At a seminar on 6 June 2017, Dr. Filip Ejdus, Assistant Professor at the University of Belgrade and Marie Curie Research Fellow at the University of Bristol, presented the volume Memories of Empire and Entry into International Society: Views from the European Periphery (2017, Routledge) which he edited. The event was chaired by Kalypso Nicolaïdis (St Antony’s College); Richard Caplan (Linacre College), Vjosa Musliu (Free University of Brussels) and Jan Zielonka (St Antony’s College) were the discussants.
As Dr Ejdus explained, the voulme builds on critiques of the English School approach to International Relations (and especially its Euro-centrism) raised by Iver Neumann and Jennifer Welsh by looking at seven Eastern and South-eastern European states, each analysed in a separate chapter by a native scholar. The starting point of the book is that English School, in studying how non-European states enter into the European society of states, has neglected the European periphery, partly because it was taken for granted as being fully European. By bringing the under-studied cases of Belarus, Bulgaria, Greece, Poland, Serbia, Slovakia and Romania into the limelight, the volume applies the critical English School approach to analyse the entry of this liminal space into international society and the role of memories therein.
The volume examines the ways in which these seven states entered international society and what their expectations from this process were, based on their past experiences and memories derived from the empires they were breaking away from, were once members of, or that they could look back to as a “golden age” for their nations. The book covers the Ottoman, Byzantine, Habsburg and Russian empires, - arguing that memories of them both helped and complicated these small states’ entry into international society.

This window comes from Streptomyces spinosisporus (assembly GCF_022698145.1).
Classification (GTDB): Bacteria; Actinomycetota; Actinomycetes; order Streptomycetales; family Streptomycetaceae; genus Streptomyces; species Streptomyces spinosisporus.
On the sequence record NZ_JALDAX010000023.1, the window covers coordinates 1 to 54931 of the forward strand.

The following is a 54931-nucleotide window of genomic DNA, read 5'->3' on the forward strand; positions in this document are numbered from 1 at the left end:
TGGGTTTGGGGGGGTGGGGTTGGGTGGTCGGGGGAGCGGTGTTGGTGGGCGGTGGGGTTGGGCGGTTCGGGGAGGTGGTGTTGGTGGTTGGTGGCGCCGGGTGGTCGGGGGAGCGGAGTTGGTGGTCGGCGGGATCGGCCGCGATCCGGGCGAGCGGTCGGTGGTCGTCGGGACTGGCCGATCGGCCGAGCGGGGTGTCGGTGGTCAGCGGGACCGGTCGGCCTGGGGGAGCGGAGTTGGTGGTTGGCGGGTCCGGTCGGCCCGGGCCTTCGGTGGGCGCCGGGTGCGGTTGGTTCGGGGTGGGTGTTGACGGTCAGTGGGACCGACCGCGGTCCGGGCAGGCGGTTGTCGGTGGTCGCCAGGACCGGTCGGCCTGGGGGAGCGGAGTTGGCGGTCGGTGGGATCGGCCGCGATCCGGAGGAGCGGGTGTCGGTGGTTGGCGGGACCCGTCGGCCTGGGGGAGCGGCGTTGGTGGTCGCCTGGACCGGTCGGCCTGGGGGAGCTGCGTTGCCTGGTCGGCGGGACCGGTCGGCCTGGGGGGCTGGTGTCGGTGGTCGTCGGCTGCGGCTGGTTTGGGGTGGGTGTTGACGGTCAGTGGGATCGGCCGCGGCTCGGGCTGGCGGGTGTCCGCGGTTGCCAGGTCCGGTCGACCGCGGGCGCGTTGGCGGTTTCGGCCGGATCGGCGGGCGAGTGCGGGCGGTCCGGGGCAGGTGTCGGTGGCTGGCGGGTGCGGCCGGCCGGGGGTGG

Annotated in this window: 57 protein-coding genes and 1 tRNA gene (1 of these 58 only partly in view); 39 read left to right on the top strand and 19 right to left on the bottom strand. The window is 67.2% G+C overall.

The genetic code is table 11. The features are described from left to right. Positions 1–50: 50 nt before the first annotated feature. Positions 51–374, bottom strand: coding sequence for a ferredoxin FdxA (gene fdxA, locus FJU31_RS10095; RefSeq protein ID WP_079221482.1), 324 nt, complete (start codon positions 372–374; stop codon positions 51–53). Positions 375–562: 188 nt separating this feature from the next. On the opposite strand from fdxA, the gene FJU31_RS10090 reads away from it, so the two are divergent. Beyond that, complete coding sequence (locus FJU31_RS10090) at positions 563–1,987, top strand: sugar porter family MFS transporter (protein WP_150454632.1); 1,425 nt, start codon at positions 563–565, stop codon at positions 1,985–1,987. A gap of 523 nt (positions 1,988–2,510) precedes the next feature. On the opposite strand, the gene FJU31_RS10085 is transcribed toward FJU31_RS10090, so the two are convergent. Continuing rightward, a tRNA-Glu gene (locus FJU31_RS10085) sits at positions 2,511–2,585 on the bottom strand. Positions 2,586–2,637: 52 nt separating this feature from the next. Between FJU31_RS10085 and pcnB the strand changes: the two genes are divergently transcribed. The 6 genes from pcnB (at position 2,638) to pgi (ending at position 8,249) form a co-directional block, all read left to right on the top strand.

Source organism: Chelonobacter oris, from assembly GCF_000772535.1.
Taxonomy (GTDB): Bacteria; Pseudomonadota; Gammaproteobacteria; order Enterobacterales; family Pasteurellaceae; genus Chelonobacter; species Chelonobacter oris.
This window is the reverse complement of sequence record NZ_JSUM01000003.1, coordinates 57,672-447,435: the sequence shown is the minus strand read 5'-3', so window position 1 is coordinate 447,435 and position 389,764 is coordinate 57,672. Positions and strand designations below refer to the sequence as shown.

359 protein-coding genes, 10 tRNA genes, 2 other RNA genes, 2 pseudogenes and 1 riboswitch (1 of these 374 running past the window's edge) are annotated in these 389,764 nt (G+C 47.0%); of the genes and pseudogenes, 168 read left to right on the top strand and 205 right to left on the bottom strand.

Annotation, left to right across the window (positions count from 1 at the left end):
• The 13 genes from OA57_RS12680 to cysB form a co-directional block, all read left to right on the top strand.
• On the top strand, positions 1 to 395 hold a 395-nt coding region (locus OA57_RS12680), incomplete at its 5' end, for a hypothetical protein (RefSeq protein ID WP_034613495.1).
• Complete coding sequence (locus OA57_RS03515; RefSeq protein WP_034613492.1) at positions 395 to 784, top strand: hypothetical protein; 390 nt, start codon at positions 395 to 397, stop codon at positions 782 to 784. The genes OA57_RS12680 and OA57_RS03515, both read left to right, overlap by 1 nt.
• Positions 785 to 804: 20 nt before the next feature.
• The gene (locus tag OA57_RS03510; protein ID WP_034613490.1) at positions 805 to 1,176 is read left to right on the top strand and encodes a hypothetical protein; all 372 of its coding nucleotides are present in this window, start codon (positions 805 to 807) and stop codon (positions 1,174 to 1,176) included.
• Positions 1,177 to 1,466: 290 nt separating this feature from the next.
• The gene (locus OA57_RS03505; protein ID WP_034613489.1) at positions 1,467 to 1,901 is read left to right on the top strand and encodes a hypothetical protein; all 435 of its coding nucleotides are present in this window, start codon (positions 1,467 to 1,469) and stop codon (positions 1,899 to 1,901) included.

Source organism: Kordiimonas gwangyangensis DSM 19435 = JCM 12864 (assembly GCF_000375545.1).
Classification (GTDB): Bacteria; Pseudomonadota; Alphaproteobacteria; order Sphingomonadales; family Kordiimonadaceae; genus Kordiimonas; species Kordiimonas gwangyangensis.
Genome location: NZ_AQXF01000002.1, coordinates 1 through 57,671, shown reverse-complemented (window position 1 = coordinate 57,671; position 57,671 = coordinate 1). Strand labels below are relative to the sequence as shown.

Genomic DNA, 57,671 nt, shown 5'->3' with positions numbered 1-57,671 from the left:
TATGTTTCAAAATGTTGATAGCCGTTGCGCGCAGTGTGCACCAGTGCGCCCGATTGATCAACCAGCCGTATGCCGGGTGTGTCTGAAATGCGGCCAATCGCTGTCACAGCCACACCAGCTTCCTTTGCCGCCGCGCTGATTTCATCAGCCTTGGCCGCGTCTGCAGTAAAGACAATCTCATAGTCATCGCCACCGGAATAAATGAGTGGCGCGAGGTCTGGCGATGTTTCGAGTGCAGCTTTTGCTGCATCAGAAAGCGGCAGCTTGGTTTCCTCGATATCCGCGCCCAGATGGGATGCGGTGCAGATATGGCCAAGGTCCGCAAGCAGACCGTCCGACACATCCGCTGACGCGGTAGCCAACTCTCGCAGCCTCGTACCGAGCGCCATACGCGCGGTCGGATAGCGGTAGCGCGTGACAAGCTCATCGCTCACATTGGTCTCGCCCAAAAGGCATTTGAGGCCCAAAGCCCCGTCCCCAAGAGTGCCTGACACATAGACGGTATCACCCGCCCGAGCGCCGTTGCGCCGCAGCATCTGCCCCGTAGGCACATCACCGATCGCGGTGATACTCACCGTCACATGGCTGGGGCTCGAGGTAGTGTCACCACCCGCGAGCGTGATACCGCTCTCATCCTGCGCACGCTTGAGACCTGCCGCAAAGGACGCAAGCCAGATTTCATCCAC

Dr. Ejdus summarized the book’s main conclusions in four points. Firstly, the volume argues that all nation-builders activated memories of empires and claimed to have special status in international society due to their historical experience. Secondly, the memories of empires were constitutive of the identities of the states as they were being built. “Who is us” and “who is them” were decided based on these memories. While these characterizations delineated territorial boundaries and helped build nations against the external “others”, they also defined and led to conflict between “modernists” and “conservatives” domestically. Thirdly, the memories of empires helped these states to make sense of international society, once they joined the European society of states. Serbia, for instance, rather than viewing international society as “anarchic”, tried to position itself at the centre of its regional order, in a process very similar to the one studied by Neumann. Serbia thought that international politics was about being “central” to the Slavic society of states, re-imagining the medieval Dušan Empire and envisioning the creation of Yugoslavia based on this memory. The fourth and final conclusion of the book is that memories are politically inconsistent and unstable and they change over time. Even today it is not possible to say that synchronization with international society has been completed. These states continue to align their memories with their expectations from international politics.In their comments, the three discussants complimented the very interesting and rich case studies. In her discussion, Dr. Musliu praised the book’s review of the English school and how it traced the narratives these states used as they were ceasing to be an “other” and becoming part of international society, each competing to present itself as “more European”. Dr. Caplan saw the book as fascinating both in terms of the empirical cases that it covered and in its philosophical discussions. Dr. Zielonka stressed how the periphery is an important part of the Empire and how a lot of ideas of what the Empire is, come in fact from the periphery. There might be an asymmetry of power but not an asymmetry of relationship between an Empire and its periphery. The volume edited by Dr. Ejdus shows this point very well and contributes to a literature that has ignored this key element.
Yaprak Gürsoy, St Antony's College